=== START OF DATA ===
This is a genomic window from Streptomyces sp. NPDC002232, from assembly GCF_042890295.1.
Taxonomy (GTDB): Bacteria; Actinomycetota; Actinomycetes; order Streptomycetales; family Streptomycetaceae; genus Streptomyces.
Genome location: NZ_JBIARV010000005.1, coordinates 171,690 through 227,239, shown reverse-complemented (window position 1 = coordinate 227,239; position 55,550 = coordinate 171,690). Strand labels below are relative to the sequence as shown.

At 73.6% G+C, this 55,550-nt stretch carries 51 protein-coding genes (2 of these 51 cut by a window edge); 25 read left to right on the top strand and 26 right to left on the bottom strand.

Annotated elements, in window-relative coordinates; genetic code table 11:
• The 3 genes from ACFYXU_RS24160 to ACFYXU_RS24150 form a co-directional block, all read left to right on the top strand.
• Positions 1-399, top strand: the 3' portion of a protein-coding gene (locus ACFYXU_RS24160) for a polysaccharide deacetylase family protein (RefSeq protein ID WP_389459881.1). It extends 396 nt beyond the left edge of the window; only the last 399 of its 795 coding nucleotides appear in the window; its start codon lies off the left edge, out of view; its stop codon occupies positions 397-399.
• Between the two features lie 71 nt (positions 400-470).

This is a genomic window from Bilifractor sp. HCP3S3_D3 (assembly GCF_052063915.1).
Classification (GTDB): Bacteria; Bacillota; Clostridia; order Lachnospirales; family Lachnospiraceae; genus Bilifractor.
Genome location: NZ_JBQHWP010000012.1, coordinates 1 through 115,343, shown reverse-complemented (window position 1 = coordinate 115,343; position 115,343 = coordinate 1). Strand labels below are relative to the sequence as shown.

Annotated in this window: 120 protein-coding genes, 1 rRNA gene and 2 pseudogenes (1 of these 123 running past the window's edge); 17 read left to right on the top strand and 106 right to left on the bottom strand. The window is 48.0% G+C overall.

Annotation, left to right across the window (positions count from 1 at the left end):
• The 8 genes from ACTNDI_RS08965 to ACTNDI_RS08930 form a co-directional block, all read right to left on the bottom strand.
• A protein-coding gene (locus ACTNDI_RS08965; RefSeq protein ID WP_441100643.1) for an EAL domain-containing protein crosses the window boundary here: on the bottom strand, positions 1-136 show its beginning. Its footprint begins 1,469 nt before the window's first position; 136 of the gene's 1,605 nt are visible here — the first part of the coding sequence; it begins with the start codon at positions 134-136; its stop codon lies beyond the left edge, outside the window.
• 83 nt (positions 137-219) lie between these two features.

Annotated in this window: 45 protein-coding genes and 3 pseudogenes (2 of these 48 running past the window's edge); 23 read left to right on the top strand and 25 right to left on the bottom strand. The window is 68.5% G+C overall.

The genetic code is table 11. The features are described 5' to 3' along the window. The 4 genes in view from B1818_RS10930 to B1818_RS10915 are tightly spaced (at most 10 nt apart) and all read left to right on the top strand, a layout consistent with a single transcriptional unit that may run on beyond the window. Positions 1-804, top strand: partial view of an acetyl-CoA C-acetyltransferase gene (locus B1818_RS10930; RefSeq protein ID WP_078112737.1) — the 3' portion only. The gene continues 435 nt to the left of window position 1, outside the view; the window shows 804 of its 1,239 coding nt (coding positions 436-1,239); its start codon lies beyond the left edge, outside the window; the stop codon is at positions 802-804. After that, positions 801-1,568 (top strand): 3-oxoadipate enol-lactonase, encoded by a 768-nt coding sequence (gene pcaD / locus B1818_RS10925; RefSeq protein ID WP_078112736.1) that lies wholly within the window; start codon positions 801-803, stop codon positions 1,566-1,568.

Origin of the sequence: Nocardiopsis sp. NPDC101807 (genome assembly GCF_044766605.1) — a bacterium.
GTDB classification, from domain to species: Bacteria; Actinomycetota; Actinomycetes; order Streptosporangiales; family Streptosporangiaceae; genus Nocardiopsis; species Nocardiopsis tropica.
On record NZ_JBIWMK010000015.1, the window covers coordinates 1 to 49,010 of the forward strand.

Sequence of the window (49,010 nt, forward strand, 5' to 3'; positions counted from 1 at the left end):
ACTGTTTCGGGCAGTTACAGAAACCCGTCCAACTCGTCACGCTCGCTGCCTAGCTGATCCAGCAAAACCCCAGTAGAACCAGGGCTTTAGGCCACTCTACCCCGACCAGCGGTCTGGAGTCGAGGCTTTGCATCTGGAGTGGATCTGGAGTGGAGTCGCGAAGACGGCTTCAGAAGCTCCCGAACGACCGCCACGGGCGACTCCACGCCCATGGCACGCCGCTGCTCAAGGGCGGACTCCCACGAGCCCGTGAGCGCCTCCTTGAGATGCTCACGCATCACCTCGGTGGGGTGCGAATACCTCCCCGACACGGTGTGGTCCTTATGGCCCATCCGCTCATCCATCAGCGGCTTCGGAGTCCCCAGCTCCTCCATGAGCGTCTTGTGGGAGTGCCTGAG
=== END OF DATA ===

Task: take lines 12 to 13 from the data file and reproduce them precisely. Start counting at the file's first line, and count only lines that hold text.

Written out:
Annotated in this window: 120 protein-coding genes, 1 rRNA gene and 2 pseudogenes (1 of these 123 running past the window's edge); 17 read left to right on the top strand and 106 right to left on the bottom strand. The window is 48.0% G+C overall.

Annotation, left to right across the window (positions count from 1 at the left end):